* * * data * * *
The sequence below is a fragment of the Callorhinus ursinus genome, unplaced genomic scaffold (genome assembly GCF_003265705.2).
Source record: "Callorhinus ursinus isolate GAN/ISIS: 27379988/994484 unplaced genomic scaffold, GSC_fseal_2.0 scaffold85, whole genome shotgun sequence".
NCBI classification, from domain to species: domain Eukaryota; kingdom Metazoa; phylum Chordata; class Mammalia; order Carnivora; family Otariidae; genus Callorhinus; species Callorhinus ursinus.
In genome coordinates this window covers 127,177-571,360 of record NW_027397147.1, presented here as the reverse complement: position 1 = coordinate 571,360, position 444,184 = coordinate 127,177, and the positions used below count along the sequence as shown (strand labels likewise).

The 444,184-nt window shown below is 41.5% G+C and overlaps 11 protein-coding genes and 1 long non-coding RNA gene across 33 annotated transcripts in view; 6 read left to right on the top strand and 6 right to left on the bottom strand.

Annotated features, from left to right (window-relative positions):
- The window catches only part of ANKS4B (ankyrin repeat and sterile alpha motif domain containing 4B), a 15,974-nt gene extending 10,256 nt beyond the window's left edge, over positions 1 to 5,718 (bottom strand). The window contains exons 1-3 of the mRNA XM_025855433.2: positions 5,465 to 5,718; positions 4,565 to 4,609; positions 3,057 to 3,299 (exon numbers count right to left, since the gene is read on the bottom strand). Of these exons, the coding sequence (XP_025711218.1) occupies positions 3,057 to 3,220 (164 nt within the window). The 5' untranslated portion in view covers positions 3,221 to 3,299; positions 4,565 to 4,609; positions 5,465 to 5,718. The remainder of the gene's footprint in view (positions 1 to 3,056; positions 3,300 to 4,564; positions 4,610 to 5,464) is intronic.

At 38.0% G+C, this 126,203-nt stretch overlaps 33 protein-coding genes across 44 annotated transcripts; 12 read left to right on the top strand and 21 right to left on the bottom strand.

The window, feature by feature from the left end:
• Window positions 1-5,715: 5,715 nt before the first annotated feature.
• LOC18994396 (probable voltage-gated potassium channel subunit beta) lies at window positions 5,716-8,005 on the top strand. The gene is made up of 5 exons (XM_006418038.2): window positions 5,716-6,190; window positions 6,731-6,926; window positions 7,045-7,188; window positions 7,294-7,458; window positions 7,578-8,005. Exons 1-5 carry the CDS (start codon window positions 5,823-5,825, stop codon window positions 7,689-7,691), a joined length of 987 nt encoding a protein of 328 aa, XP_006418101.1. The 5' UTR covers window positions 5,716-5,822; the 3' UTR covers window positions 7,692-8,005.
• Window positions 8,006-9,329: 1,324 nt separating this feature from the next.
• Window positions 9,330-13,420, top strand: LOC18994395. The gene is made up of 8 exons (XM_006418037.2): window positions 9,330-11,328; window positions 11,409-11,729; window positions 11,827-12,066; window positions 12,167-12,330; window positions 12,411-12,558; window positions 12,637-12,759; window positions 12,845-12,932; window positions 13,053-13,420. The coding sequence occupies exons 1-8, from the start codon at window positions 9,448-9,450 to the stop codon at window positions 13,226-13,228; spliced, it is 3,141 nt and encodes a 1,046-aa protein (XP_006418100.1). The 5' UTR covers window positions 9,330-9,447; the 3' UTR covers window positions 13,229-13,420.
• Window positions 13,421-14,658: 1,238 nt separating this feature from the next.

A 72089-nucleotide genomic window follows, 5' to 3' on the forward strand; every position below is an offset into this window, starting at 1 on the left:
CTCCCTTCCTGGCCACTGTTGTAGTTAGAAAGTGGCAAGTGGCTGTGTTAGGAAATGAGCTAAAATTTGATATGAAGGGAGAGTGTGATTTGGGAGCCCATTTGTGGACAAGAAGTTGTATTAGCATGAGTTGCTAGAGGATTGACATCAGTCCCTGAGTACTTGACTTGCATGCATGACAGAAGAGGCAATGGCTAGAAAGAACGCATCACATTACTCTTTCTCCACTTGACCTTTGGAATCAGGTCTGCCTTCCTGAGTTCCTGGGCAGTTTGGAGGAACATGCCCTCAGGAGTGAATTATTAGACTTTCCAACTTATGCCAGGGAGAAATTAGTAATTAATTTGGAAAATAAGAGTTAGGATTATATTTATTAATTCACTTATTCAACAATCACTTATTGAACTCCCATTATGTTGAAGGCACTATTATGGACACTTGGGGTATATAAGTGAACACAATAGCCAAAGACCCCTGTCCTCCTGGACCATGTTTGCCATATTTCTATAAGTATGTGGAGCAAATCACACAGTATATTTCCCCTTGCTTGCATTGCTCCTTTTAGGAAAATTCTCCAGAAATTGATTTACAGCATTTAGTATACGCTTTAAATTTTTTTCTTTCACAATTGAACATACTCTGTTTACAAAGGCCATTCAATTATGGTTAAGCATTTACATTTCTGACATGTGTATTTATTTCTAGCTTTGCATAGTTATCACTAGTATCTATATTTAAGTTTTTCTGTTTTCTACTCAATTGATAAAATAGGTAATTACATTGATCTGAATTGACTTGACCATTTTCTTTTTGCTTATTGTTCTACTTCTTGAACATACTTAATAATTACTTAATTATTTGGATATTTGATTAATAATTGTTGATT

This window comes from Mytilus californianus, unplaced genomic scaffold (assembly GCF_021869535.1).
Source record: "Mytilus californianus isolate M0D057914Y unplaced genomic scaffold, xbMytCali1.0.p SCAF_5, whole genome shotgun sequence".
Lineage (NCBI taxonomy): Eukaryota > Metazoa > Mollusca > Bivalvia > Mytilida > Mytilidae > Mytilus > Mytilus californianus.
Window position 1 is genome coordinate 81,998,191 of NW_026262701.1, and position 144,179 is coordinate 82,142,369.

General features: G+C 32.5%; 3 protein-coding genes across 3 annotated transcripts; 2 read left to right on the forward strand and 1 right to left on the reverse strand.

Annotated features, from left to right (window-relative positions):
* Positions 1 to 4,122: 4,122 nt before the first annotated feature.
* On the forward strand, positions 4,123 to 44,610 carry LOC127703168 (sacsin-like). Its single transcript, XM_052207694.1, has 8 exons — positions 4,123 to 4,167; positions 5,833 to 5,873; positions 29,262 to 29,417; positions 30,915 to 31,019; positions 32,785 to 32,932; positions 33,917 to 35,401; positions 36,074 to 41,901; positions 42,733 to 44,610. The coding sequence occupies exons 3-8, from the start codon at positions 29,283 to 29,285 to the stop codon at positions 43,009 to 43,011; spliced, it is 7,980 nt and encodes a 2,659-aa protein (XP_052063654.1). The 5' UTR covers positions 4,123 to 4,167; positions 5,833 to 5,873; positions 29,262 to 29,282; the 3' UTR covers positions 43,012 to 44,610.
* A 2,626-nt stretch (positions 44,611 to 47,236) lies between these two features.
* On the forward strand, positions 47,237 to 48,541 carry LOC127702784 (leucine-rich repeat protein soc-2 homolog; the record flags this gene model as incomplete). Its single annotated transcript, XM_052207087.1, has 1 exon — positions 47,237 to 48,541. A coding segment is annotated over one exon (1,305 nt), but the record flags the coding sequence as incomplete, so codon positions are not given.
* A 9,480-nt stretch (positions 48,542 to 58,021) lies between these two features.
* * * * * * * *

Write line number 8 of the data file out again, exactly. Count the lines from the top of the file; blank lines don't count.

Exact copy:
At 38.0% G+C, this 126,203-nt stretch overlaps 33 protein-coding genes across 44 annotated transcripts; 12 read left to right on the top strand and 21 right to left on the bottom strand.